Let’s take a quick look to see what’s arrived in the mail here at the Geek Compound.
You Shall Die By Your Own Evil Creation! by Fletcher Hanks
The first volume of Fletcher Hanks stories, I Shall Destroy All Civilized Planets! (now in its fourth printing) was an Eisner Award-winning smash hit and a staple on "Best of the Year" lists. Edited by cartoonist Paul Karasik, this second volume, You Shall Die By Your Own Evil Creation, collects all of the rest of Hanks comic book work. The thirty-one tales in this book, when combined with the first volume, will comprise The Complete Fletcher Hanks! Fletcher Hanks was the first great comic book auteur: that is, he wrote, penciled, inked and lettered all of his own stories, many of which feature the cold space wizard superhero Stardust or the jungle protectress Fantomah. Today’s mature readers – both comics fans and non-comics fans who learned about the book from magazines such as The Believer and other journals – are stunned by these comics’ pop surrealism and outright violent mayhem.
I heaped praise upon the previous Hanks collection I Shall Destroy All the Civilized Planets! in my RevolutionSF review. "[It] rescues Fletcher Hanks from the purgatory of forgotten creators and restores his rightful place among the pantheon of the bizarre." For The Austin Chronicle I dubbed it "the most interesting and entertaining book of the year." As you can imagine, I’ve been eagerly awaiting this collection.
Hitler’s War by Harry Turtledove
A stroke of the pen and history is changed. In 1938, British Prime Minister Neville Chamberlain, determined to avoid war at any cost, signed the Munich Accord, ceding part of Czechoslovakia to Hitler. But the following spring, Hitler snatched the rest of that country and pushed beyond its borders. World War II had begun, and England, after a fatal act of appeasement, was fighting a war for which it was not prepared.
Now, in this thrilling, provocative, and fascinating alternate history by Harry Turtledove, another scenario is played out: What if Chamberlain had not signed the accord? What if Hitler had acted rashly, before his army was ready–would such impatience have helped him or doomed him faster? Here is an action-packed, blow-by-blow chronicle of the war that might have been–and the repercussions that might have echoed through history–had Hitler reached too far, too soon, and too fast.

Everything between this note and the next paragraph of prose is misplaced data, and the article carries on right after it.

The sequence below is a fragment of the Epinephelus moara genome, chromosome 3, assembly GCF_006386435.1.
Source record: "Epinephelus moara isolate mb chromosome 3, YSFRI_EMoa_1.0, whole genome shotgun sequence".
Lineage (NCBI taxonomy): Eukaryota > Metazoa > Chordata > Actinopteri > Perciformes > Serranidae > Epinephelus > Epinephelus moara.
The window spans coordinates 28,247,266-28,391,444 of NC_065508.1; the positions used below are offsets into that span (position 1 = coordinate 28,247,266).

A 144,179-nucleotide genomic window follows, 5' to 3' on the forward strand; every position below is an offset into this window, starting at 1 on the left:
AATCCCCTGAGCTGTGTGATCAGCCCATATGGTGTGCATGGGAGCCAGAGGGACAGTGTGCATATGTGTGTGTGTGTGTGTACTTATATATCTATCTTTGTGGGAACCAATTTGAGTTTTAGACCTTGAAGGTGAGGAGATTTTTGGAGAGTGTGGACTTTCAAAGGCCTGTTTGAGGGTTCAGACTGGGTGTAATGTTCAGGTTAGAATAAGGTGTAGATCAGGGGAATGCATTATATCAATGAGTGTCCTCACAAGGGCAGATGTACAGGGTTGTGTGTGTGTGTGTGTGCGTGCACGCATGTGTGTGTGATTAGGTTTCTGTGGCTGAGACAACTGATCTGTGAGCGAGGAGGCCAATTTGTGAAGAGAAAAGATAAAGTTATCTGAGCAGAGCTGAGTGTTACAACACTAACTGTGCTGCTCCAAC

Turtledove uses dozens of points of view to tell this story: from American marines serving in Japanese-occupied China to members of a Jewish German family with a proud history of war service to their nation, from ragtag volunteers fighting in the Abraham Lincoln Battalion in Spain to an American woman desperately trying to escape Nazi-occupied territory–and witnessing the war from within the belly of the beast.
A novel that reveals the human face of war while simultaneously riding the twists and turns that make up the great acts of history, Hitler’s War is the beginning of an exciting new alternate history saga. Here is a tale of powerful leaders and ordinary people, of spies, soldiers, and traitors, of the shifting alliances that draw some together while tearing others apart. At once authoritative, brilliantly imaginative, and hugely entertaining, Hitler’s War captures the beginning of a very different World War II–with a very different fate for our world today.
Goats: Infinite Typewriters by Jonathan Rosenberg
It’s not as if one decides to wake up one day, argue existentialism with livestock, and fly a spaceship to the center of the galaxy to meet, greet–and eat–God. It just sort of happens. At least it does in the world of Goats, the cult-hit webcomic wherein a clutch of brave if baffled barflies (including humans, chickens, and a cyborg goldfish) hit the interdimensional bricks to save the multiverse from certain doom kicked off by a cosmic computer glitch. You can’t make this stuff up–unless you’re one of the monkeys tapping on infinite typewriters who controls all reality. You’ll see. . . .
Soulless by Gail Carriger
Alexia Tarabotti is laboring under a great many social tribulations. First, she has no soul. Second, she’s a spinster whose father is both Italian and dead. Third, she was rudely attacked by a vampire, breaking all standards of social etiquette.
Where to go from there? From bad to worse apparently, for Alexia accidentally kills the vampire — and then the appalling Lord Maccon (loud, messy, gorgeous, and werewolf) is sent by Queen Victoria to investigate.
With unexpected vampires appearing and expected vampires disappearing, everyone seems to believe Alexia responsible. Can she figure out what is actually happening to London’s high society? Will her soulless ability to negate supernatural powers prove useful or just plain embarrassing? Finally, who is the real enemy, and do they have treacle tart?
SOULLESS is a comedy of manners set in Victorian London: full of werewolves, vampires, dirigibles, and tea-drinking.
More in Part One.